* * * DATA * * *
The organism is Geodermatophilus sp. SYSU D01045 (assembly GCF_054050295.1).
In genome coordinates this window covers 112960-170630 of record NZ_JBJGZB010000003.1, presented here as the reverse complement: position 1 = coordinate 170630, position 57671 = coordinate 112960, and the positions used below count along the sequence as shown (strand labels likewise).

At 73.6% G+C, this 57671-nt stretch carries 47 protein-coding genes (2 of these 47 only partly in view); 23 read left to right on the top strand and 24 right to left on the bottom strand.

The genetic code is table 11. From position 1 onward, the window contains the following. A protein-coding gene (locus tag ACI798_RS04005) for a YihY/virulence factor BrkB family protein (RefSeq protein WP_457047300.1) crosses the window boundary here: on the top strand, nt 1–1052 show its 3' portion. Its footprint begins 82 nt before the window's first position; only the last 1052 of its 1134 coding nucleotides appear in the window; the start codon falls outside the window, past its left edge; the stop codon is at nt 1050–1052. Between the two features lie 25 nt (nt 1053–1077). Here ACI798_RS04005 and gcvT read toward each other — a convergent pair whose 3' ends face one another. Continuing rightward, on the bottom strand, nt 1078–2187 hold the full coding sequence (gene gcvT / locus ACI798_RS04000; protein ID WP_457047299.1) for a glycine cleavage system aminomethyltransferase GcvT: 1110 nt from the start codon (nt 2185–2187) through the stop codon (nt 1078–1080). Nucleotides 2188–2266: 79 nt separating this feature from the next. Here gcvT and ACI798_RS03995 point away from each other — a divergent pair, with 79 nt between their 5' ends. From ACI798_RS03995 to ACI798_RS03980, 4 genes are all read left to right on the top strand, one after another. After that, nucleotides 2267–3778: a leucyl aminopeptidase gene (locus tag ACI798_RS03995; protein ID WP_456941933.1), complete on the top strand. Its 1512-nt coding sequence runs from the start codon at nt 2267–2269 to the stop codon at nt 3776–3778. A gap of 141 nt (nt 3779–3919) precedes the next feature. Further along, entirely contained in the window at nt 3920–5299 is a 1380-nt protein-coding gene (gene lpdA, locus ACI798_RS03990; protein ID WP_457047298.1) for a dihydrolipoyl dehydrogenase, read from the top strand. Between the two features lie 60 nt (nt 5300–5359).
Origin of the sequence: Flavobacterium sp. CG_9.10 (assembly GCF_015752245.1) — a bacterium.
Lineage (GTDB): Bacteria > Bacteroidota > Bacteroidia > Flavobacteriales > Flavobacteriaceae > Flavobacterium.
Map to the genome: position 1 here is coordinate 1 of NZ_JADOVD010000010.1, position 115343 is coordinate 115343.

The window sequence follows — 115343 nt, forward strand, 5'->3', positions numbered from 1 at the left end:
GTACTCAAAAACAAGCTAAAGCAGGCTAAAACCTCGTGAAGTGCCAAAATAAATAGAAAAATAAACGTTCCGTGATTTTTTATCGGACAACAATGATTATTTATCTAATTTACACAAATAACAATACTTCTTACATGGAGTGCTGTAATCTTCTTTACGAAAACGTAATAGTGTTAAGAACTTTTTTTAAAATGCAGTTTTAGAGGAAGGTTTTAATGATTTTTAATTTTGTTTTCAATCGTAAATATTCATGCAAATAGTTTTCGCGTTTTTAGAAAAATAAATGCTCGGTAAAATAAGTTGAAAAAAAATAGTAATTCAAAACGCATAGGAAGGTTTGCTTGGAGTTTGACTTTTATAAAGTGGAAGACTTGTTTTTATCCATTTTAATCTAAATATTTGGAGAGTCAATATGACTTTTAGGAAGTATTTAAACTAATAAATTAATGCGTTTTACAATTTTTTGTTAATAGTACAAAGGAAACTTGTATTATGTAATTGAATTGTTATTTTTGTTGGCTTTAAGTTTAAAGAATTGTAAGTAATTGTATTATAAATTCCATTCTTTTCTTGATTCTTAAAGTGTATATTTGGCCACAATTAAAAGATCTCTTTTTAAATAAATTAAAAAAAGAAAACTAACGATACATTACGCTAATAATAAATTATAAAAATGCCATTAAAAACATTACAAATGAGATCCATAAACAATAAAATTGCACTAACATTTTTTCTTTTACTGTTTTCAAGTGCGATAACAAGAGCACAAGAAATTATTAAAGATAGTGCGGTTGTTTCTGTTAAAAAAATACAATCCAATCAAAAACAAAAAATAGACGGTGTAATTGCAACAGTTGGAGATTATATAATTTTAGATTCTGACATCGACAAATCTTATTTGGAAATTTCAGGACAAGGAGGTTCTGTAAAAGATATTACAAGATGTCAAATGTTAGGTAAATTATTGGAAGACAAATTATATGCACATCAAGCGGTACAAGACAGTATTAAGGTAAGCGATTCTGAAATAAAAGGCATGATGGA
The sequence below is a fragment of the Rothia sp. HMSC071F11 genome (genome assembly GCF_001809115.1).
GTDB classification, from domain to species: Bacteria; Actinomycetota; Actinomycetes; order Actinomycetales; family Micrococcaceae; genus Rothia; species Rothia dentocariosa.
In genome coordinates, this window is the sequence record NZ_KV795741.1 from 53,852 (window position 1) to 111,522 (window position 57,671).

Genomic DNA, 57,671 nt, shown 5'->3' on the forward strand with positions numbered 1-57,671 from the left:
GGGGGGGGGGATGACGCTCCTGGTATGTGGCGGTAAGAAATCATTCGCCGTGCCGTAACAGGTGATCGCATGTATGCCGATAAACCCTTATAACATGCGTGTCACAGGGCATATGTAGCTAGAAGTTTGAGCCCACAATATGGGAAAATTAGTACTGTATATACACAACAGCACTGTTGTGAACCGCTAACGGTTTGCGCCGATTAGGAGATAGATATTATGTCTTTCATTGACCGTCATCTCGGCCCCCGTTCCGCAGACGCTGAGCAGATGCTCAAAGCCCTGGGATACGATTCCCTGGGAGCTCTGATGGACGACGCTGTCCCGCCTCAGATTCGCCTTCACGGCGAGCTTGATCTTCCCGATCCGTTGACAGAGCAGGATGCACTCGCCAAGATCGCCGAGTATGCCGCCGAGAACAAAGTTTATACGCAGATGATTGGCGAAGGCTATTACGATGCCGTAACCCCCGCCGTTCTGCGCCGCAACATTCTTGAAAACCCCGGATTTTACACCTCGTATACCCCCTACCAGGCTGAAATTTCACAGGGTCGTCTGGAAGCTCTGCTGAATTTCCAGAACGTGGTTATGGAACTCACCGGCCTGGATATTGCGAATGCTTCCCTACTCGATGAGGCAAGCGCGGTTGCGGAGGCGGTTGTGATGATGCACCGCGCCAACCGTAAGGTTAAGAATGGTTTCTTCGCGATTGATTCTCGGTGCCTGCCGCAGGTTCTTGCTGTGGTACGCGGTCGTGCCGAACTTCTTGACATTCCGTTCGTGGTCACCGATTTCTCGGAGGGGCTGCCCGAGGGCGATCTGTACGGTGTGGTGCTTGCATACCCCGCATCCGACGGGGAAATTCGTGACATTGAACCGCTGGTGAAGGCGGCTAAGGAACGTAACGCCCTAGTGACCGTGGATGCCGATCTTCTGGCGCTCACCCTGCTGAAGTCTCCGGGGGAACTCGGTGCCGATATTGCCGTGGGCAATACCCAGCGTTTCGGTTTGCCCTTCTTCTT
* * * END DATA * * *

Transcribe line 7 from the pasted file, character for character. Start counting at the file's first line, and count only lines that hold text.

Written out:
Map to the genome: position 1 here is coordinate 1 of NZ_JADOVD010000010.1, position 115343 is coordinate 115343.